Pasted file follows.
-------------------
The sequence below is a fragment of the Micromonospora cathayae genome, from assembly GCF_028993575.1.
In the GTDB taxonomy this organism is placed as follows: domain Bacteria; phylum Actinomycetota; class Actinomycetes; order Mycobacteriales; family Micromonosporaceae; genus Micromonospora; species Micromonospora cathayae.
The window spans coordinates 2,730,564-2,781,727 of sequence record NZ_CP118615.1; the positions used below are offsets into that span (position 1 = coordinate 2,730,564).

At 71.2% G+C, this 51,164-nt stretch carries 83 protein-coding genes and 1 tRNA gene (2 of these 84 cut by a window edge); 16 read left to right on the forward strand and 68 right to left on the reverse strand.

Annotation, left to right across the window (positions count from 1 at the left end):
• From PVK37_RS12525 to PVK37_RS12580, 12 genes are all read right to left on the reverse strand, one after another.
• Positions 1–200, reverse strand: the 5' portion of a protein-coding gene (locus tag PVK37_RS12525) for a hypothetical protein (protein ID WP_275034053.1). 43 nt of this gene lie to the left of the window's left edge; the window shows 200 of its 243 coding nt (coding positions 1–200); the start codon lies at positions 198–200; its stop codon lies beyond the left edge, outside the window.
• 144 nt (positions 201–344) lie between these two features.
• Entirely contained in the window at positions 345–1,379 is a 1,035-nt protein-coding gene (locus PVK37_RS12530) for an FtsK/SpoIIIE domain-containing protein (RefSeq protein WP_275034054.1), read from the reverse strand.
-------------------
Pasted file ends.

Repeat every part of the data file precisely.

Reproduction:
The sequence below is a fragment of the Micromonospora cathayae genome, from assembly GCF_028993575.1.
In the GTDB taxonomy this organism is placed as follows: domain Bacteria; phylum Actinomycetota; class Actinomycetes; order Mycobacteriales; family Micromonosporaceae; genus Micromonospora; species Micromonospora cathayae.
The window spans coordinates 2,730,564-2,781,727 of sequence record NZ_CP118615.1; the positions used below are offsets into that span (position 1 = coordinate 2,730,564).

At 71.2% G+C, this 51,164-nt stretch carries 83 protein-coding genes and 1 tRNA gene (2 of these 84 cut by a window edge); 16 read left to right on the forward strand and 68 right to left on the reverse strand.

Annotation, left to right across the window (positions count from 1 at the left end):
• From PVK37_RS12525 to PVK37_RS12580, 12 genes are all read right to left on the reverse strand, one after another.
• Positions 1–200, reverse strand: the 5' portion of a protein-coding gene (locus tag PVK37_RS12525) for a hypothetical protein (protein ID WP_275034053.1). 43 nt of this gene lie to the left of the window's left edge; the window shows 200 of its 243 coding nt (coding positions 1–200); the start codon lies at positions 198–200; its stop codon lies beyond the left edge, outside the window.
• 144 nt (positions 201–344) lie between these two features.
• Entirely contained in the window at positions 345–1,379 is a 1,035-nt protein-coding gene (locus PVK37_RS12530) for an FtsK/SpoIIIE domain-containing protein (RefSeq protein WP_275034054.1), read from the reverse strand.